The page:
^ A. shared with Joe Nichols, Rhonda Vincent, Emmylou Harris, Rodney Crowell, James Taylor, Alison Krauss, Vince Gill, Terri Clark, Merle Haggard, Carl Jackson, Ronnie Dunn, Rebecca Lynn Howard, Glen Campbell, Leslie Satcher, Kathy Louvin, Pamela Brown Hayes, Linda Ronstadt, Patty Loveless, Jon Randall, Harley Allen, Dierks Bentley, Larry Cordle, Jerry Salley, Dolly Parton, Sonya Isaacs, Del McCoury, Pam Tillis, Johnny Cash and The Jordanaires.
^ B. shared with Everett Lilly, Bea Lilly, Charles Lilly, Daniel Lilly, Mark Lilly, Rhonda Vincent, Billy Walker, Ronnie McCoury, Rob McCoury, David Ball, Charlie Cushman, Larry Stevenson, Joe Spivey, Eddie Stubbs, Jason Carter, Dickey Lee, Freddie Weller, Mike Bub, Rad Lewis, Andy May, Darrin Vincent, Marcia Campbell, Clay Rigdon, Eric Blankenship and Bill Wolfenbarger.
- Himes, Geoffrey (1998). "Marty Stuart." In The Encyclopedia of Country Music. Paul Kingsbury, Editor. New York: Oxford University Press. p. 517.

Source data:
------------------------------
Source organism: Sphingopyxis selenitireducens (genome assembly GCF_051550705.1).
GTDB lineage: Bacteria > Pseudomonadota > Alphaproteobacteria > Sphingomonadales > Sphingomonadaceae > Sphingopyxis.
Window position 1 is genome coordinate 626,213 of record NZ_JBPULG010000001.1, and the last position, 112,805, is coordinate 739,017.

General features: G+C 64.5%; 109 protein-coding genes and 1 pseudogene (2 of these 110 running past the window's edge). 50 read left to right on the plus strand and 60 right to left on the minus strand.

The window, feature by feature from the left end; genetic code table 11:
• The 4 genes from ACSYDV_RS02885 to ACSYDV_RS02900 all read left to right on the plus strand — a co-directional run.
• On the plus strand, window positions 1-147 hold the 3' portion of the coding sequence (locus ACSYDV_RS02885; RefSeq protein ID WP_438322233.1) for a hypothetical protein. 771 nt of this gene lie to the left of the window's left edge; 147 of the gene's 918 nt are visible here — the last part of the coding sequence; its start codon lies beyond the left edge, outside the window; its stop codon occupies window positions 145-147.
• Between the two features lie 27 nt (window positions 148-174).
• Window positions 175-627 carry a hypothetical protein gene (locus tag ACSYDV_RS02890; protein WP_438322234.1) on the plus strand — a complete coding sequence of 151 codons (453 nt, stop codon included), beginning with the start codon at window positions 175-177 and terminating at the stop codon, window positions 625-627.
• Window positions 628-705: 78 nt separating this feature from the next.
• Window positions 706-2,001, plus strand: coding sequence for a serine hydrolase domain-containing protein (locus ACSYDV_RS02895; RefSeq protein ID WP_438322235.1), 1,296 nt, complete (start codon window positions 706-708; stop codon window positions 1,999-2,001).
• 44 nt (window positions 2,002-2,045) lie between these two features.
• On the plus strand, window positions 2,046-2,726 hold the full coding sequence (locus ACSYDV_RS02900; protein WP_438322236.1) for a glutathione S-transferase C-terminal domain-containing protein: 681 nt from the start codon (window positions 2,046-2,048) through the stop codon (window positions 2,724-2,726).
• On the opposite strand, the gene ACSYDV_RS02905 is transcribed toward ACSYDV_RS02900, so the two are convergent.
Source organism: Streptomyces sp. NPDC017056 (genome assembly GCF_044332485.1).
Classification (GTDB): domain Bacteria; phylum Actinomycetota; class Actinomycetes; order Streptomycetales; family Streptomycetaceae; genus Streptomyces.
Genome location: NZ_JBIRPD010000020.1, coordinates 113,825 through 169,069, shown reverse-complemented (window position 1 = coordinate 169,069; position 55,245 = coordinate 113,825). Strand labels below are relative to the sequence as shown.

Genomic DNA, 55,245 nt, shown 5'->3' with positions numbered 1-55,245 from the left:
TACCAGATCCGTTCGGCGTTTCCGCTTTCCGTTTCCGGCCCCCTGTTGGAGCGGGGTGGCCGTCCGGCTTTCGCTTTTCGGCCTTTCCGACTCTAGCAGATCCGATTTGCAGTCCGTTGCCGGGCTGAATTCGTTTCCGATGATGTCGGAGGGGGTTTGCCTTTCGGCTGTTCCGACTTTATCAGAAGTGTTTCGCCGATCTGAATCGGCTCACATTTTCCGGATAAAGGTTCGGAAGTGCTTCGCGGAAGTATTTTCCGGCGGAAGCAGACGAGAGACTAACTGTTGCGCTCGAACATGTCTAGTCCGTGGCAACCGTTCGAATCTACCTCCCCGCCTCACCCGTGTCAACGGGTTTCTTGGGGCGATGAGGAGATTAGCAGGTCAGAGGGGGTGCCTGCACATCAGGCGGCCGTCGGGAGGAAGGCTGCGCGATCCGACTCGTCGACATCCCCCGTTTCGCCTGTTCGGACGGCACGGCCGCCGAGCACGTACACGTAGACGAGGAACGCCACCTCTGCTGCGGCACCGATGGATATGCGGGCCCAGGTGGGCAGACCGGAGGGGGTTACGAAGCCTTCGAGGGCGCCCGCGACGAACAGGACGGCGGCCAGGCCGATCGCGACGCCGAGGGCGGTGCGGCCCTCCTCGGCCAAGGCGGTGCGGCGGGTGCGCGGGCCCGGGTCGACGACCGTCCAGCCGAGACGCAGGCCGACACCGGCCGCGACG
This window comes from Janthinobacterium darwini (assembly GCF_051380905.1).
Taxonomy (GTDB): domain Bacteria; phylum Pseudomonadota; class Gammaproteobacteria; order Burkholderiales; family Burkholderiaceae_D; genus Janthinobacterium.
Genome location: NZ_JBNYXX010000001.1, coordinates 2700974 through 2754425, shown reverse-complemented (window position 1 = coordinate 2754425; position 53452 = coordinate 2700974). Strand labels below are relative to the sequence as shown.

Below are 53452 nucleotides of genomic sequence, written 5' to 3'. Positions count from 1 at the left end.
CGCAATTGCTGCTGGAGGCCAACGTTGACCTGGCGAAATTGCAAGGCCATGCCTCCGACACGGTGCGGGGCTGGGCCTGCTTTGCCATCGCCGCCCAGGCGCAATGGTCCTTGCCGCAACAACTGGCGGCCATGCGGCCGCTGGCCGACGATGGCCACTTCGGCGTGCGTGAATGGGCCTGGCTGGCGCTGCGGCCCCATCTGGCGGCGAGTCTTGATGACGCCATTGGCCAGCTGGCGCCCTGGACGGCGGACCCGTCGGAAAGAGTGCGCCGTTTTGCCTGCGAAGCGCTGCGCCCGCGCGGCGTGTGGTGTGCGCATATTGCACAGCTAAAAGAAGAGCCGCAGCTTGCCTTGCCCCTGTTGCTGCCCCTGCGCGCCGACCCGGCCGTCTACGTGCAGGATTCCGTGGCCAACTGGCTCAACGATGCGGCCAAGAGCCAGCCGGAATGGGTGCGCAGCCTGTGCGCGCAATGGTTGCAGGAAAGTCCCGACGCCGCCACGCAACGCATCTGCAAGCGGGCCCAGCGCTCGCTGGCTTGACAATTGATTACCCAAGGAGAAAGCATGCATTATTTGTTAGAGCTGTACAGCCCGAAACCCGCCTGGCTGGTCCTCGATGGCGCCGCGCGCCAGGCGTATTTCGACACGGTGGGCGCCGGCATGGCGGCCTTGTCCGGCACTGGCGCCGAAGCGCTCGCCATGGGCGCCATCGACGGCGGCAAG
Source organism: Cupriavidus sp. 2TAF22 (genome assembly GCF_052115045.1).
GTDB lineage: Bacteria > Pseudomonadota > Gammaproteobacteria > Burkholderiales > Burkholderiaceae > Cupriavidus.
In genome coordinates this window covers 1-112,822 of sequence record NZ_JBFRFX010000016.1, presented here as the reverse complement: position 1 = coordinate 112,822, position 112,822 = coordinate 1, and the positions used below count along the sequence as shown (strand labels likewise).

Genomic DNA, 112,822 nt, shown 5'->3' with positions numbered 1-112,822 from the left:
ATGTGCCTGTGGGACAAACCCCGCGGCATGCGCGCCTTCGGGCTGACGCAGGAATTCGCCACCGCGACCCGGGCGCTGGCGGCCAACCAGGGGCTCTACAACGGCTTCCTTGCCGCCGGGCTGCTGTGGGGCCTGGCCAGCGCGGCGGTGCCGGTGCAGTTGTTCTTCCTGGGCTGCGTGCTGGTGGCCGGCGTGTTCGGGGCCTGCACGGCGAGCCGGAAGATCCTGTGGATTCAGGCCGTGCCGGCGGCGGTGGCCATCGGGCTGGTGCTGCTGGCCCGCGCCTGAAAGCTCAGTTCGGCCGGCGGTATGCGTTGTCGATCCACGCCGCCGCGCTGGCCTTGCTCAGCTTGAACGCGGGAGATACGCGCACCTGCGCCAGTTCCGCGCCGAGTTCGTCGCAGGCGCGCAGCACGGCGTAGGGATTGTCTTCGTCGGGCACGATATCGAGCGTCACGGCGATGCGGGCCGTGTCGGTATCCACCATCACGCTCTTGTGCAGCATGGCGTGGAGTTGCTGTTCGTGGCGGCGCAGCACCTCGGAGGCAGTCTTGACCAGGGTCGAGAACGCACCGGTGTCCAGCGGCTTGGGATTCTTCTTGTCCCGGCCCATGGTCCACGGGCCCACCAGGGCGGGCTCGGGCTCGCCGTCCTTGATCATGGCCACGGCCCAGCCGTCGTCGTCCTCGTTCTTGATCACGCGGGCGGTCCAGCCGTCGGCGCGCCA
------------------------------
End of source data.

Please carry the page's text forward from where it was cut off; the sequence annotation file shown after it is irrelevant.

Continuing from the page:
- Dickerson, James L., Goin' Back to Memphis: A Century of Blues, Rock 'n' Roll and Glorious Soul, Schirmer Books, 1996, p. 12
- Dickerson, James, Mid-South magazine, The Commercial Appeal,February 23, 1986
- Dickerson, James L., Mojo Triangle: Birthplace of Country, Blues, Jazz and Rock 'n' Roll, Schirmer Trade Books, 2005, p. 225
- Tunis, Walter (June 21, 2012). "Country guitarist Kenny Vaughan steps out on his own". Lexington Herald Reader. Retrieved April 27, 2017.
- "Marty Stuart Fan Page: The Band". Mattioli, Sherry. Retrieved December 17, 2017.
- Jon Weisberger (August 31, 2005). "Marty Stuart - The party may come to an end, but the road goes on forever". No Depression. Retrieved October 13, 2017.
- World, Jimmie Tramel Tulsa. "Marty Stuart launches 'Way Out West' exhibit at Woody Guthrie Center".
- "Marty Stuart Rediscovers Gospel in 'Souls' Chapel'". Npr.org. Retrieved May 23, 2013.
- Dauphin, Chuck (October 12, 2017). "Mavis Staples Talks Las Vegas Shooting & Reasserting Herself As a Voice for Change". Billboard. Retrieved October 12, 2017.
- Russell, Rusty. ""Clarence" The Granddaddy of Bender Guitars". Marty Stuart Fan Page. Retrieved January 31, 2016.
- Kuhn, Thomas Eric. "Telecaster - "Going electric"". The Country Boys. Retrieved January 31, 2016.
- di Perna, Alan. "How Marty Stuart Is Keeping Country Music's Rich Tradition Alive". Guitar Aficionado. NewBay Media, LLC. Retrieved January 31, 2016.